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Aug. 6 — An industrial products distributor that purchased assets from another company, and took on some of its employees, raised triable claims that some of the new workers breached their fiduciary duty and a noncompetition agreement when they resigned to work for a third company, the U.S. Court of Appeals for the Eighth Circuit ruled Aug. 6.
Reversing summary judgment to the employees and the third company, the appeals court said a trial is necessary to determine whether one of the employees crossed from merely informing his colleagues about his plans to start a new job to actively luring them away with him.
The Eighth Circuit also said a lower court was wrong to conclude the noncompetition agreement didn't apply because it had expired and it covered an overbroad territory.
Judge Raymond W. Gruender wrote the court's opinion, joined by Judges Roger L. Wollman and James E. Gritzner.
Brandon Tipton worked as a branch manager and Michael Gilbert and Steven Padgett worked as salespeople for Treadway Electric Co. While working for the company, they signed noncompete agreements that said “you will not compete with Treadway or its subsidiaries by soliciting or accepting business from Treadway’s customers within your territory” for at least one year after leaving. The agreement said the territory would be determined at the company's discretion.
During their tenure, Stuart C. Irby Co. purchased some of Treadway's assets, including certain contracts. Tipton, Gilbert and Padgett became Irby employees when the agreement took effect about three weeks after the companies signed it.
After working for Irby for about a year, Tipton began looking for new employment. He connected with an official at a competing firm, Wholesale Electric Supply Co., and announced his resignation 15 months after becoming an Irby employee. Gilbert and Padgett resigned the next day to also join Wholesale.
Irby contended that, as a company manager, Tipton owed the employer a fiduciary duty of loyalty, which he breached by inducing Gilbert and Padgett to leave.
The trial court, however, concluded that Tipton didn't owe a fiduciary duty because he wasn't bound by an enforceable noncompete agreement. Because the agreement was limited to a period of one year following an employee's separation from Treadway, the lower court said, it had expired by the time Tipton joined Wholesale.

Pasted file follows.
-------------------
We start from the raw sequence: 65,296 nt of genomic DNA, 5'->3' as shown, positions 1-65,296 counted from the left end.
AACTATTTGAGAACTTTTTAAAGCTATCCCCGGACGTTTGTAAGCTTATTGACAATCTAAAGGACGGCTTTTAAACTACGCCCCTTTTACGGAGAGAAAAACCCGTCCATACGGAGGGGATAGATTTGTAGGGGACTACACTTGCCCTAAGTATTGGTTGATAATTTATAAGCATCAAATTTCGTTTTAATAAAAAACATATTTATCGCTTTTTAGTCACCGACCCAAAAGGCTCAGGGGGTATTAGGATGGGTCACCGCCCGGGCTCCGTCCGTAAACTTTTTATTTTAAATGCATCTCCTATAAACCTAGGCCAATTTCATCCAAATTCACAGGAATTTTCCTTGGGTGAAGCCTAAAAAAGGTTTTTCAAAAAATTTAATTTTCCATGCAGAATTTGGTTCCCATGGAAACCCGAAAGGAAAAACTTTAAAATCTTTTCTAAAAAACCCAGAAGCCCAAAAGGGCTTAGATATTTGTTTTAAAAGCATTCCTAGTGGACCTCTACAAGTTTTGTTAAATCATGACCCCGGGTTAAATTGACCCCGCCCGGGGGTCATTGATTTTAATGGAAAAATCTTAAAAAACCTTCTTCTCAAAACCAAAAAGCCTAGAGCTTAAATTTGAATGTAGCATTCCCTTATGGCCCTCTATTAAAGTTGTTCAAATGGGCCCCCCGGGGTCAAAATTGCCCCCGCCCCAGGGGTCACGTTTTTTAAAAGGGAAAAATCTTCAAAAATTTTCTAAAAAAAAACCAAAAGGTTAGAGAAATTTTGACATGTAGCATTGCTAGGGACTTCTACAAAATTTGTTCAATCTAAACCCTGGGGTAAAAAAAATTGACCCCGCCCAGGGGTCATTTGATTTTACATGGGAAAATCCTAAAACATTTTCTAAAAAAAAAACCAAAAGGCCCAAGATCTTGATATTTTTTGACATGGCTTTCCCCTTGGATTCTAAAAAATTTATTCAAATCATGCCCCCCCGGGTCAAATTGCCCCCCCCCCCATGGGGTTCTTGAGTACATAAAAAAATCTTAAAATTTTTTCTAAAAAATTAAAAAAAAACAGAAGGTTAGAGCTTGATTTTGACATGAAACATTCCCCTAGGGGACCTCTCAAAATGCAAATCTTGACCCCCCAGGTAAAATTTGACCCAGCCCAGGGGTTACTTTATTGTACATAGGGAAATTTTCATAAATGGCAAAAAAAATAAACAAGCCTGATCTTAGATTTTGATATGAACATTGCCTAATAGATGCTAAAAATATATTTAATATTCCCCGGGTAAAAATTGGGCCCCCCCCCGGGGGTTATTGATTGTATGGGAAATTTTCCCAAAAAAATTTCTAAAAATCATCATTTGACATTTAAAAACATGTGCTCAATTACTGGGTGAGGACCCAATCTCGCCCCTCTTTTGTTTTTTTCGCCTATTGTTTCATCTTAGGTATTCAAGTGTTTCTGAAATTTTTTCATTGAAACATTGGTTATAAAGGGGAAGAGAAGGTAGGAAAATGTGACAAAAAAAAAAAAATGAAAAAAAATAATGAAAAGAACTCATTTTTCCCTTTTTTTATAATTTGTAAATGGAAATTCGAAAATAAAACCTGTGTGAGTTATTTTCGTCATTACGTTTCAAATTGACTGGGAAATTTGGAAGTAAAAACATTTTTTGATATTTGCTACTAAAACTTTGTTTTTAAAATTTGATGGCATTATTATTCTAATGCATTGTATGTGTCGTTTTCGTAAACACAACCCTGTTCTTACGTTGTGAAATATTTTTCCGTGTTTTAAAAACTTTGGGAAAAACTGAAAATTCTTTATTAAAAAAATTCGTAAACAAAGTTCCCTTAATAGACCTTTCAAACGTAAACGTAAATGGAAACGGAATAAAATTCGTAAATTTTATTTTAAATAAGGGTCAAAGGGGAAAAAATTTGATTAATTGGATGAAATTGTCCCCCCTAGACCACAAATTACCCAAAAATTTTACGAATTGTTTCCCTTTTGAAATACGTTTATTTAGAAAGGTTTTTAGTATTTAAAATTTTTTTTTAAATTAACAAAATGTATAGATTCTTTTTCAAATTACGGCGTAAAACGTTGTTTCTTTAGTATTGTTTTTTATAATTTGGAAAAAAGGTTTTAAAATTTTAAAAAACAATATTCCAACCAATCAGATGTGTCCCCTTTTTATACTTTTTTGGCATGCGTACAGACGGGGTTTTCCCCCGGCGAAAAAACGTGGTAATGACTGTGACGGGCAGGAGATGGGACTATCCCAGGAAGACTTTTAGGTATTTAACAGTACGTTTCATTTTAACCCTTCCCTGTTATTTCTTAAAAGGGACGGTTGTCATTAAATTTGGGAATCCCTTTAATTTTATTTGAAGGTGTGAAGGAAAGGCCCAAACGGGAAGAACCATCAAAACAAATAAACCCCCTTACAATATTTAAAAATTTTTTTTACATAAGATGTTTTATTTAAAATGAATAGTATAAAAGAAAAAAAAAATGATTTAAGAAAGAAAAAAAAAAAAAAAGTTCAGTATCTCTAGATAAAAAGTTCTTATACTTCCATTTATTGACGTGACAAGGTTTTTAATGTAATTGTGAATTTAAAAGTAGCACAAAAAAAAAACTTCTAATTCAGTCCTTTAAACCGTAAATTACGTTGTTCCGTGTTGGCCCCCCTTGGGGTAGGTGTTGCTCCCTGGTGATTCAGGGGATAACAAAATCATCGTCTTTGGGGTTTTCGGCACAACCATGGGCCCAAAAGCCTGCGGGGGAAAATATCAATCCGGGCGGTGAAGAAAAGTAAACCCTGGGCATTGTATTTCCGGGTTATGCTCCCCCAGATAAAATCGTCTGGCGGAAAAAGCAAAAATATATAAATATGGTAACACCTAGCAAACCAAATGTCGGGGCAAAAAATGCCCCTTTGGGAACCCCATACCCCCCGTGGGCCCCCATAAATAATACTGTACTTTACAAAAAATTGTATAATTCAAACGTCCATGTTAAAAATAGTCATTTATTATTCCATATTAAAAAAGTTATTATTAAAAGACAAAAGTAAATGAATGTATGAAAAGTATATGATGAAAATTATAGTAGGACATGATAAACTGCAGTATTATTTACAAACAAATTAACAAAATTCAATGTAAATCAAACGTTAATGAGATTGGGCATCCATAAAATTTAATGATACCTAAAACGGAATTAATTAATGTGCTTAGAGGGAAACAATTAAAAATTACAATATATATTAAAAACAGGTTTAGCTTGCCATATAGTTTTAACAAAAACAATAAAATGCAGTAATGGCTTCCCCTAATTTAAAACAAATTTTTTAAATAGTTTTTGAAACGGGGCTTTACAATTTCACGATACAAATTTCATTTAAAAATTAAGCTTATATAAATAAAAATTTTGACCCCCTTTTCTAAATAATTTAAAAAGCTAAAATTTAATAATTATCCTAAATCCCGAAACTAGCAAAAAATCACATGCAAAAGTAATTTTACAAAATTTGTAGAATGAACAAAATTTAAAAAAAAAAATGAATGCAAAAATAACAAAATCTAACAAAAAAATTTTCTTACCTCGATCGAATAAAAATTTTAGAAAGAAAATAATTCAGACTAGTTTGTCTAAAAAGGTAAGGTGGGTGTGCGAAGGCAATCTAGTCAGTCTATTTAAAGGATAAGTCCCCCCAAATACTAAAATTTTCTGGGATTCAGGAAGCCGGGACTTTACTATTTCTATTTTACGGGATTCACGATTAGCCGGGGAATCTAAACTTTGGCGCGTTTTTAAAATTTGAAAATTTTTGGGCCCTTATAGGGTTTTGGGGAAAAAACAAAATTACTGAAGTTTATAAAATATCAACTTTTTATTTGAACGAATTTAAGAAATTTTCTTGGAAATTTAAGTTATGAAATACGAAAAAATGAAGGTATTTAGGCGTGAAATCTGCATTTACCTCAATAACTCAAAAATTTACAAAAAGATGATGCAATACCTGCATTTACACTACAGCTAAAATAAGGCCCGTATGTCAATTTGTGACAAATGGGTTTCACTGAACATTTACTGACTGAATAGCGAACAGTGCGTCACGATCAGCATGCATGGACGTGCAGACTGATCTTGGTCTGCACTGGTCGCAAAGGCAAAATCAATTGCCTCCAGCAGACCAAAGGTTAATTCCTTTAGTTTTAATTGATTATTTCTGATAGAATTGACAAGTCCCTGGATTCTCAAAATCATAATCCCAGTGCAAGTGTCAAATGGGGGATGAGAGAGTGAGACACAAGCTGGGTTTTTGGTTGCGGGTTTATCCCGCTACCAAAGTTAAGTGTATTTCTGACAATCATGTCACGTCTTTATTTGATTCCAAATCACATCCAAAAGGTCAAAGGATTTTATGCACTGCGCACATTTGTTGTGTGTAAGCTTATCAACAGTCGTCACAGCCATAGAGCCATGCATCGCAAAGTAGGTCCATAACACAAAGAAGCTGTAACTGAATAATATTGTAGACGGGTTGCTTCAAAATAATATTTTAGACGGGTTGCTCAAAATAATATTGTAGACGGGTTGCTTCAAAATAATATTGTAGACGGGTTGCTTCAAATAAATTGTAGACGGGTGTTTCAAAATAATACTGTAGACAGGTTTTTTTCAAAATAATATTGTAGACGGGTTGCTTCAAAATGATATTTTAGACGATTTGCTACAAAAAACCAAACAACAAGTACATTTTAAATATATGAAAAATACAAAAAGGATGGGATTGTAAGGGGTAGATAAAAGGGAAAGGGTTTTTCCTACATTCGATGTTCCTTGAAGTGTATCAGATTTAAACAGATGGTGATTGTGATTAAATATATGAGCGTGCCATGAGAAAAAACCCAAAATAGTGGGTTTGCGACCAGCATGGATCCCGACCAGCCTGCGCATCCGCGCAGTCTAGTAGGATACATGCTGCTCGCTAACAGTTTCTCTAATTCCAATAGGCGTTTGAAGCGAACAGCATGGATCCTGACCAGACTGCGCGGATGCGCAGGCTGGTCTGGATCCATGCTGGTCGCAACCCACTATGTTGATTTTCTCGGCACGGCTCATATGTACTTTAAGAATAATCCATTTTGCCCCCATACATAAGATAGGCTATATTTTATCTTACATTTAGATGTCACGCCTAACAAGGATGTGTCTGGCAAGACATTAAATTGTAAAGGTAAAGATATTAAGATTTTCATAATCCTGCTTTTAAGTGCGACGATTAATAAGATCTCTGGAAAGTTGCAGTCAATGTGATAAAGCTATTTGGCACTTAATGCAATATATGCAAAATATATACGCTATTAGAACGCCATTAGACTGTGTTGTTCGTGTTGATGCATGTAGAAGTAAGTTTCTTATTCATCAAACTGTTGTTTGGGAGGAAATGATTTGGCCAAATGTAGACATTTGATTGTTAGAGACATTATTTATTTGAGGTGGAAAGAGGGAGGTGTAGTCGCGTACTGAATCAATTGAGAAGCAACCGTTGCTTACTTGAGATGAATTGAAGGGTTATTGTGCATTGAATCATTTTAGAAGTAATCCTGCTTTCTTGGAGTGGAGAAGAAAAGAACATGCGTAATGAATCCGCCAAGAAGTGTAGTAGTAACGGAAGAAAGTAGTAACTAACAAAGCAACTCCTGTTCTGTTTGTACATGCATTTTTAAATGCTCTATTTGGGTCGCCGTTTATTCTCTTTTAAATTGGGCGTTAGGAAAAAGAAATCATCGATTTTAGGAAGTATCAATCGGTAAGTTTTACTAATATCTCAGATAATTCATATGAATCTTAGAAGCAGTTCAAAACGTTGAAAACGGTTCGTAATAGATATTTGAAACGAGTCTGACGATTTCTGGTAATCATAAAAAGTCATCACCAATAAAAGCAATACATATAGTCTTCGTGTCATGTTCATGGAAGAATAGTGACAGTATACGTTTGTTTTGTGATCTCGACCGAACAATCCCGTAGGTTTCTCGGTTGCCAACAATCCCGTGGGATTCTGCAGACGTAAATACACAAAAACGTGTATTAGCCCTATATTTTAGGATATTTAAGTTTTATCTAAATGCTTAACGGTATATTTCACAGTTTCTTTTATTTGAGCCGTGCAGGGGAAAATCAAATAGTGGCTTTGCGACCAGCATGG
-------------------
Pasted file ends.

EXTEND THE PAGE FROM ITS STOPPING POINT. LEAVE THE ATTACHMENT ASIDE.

Gruender rejected this reasoning. When Treadway assigned Irby its contracts, Irby “fully stepped into Treadway's shoes and received Treadway's rights,” the appeals court said. It found that the correct reference point was the day Tipton resigned from Irby, not the day he separated from Treadway.
The court also discussed the need to balance a fiduciary's duty of loyalty to the company and his right to resign and go into competition. A fiduciary is free to notify his colleagues of his intent to leave, but until he quits, the duty of loyalty precludes him from soliciting them to join him, Gruender said. He found that a reasonable jury could conclude from the nature of Tipton's interactions with the Wholesale official while he worked for Irby that they intended to recruit additional Irby employees.
In addition to the fiduciary duty placed on Tipton as a manager, the territorial restriction described in the noncompete agreement all three workers signed presented a genuine dispute because it was poorly constructed, the court said.
The restriction on operating within a territory defined by the company meant that it applied only to the territory that Irby assigned during employment, but a reasonable jury could reach a different conclusion, Gruender said. As a result, summary judgment was inappropriate, he said.
Phelps & Dunbar, and Mitchell & Williams represented Irby. Wilson & Engstrom, and Langdon & Davis represented Tipton, Gilbert and Padgett.
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Text of the opinion is available at http://www.bloomberglaw.com/public/ document/Stuart_C_Irby_Company_Inc_v_Brandon_ Tipton_et_al_Docket_No_140197.
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